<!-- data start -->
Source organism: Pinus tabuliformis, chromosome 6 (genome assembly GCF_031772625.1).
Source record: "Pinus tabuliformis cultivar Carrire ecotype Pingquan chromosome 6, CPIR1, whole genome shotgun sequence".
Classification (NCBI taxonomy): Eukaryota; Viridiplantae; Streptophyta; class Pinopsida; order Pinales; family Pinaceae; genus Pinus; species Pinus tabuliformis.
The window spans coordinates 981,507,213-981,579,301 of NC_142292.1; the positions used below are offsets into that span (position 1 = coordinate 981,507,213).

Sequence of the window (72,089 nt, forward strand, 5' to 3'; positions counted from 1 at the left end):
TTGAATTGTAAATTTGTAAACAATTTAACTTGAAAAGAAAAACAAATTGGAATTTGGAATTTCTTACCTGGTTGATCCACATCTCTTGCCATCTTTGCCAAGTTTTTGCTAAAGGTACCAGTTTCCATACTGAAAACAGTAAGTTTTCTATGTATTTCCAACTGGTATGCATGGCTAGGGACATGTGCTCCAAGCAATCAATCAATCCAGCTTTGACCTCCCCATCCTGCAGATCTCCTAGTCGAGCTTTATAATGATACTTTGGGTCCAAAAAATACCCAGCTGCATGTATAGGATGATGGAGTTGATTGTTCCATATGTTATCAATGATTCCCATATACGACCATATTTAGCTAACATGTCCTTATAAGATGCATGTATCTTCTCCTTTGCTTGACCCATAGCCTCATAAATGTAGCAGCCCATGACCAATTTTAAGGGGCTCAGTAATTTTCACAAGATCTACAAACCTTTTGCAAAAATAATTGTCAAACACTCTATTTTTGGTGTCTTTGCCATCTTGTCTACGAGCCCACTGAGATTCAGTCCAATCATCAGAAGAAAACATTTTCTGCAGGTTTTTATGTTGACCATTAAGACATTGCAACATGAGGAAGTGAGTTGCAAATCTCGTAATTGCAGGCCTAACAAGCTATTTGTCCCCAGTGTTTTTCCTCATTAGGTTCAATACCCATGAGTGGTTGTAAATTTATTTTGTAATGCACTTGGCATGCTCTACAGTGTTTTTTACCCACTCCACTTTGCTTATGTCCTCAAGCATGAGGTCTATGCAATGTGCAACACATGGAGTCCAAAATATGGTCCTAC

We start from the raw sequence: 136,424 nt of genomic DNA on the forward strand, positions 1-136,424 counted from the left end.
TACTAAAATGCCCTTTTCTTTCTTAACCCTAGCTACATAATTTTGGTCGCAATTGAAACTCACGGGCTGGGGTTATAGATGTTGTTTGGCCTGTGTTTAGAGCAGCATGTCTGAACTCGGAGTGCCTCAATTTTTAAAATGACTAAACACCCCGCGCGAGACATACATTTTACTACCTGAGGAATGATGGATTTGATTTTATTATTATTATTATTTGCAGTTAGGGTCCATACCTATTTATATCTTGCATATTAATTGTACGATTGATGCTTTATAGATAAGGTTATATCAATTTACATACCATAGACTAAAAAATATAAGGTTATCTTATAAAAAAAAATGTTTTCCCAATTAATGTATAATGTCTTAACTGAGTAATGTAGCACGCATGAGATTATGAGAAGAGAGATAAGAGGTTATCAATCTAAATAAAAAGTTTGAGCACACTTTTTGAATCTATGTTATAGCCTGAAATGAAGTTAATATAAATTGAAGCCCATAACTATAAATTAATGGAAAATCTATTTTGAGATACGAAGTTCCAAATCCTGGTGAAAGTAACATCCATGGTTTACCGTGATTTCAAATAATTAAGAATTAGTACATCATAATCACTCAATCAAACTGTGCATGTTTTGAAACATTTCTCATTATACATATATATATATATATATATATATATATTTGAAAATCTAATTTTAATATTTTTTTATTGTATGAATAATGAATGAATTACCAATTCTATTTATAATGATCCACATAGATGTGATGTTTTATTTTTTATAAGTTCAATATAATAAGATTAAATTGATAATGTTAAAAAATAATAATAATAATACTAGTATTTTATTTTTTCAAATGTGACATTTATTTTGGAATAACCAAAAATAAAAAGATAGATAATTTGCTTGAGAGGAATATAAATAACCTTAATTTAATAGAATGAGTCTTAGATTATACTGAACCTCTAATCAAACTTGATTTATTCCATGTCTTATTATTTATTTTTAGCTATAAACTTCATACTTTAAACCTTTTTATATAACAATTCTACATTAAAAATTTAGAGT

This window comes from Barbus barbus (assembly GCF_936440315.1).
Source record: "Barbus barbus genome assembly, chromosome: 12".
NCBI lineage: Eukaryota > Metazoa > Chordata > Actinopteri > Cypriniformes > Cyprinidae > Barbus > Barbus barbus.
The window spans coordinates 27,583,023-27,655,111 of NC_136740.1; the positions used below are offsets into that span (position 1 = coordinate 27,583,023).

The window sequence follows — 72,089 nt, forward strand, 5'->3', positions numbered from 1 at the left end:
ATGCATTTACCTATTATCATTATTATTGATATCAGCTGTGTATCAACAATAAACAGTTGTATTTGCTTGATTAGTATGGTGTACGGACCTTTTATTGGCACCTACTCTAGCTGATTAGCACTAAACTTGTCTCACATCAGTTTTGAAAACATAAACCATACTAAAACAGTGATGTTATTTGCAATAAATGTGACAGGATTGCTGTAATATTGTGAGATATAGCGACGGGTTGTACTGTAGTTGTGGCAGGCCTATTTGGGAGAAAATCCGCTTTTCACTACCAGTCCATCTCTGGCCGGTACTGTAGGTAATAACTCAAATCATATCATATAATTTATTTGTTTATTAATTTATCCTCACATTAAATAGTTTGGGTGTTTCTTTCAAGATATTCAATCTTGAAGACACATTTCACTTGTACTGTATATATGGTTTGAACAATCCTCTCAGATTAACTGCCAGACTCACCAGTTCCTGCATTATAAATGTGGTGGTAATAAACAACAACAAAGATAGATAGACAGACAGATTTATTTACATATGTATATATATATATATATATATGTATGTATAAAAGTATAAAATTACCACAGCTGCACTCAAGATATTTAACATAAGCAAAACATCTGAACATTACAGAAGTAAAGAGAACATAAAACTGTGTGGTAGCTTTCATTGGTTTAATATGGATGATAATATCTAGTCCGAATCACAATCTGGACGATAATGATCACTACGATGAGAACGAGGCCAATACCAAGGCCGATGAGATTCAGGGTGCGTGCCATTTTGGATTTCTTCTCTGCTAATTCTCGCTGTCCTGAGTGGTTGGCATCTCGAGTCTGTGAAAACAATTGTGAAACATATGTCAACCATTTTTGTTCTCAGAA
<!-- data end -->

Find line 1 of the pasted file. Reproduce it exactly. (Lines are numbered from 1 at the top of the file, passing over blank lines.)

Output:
Source organism: Pinus tabuliformis, chromosome 6 (genome assembly GCF_031772625.1).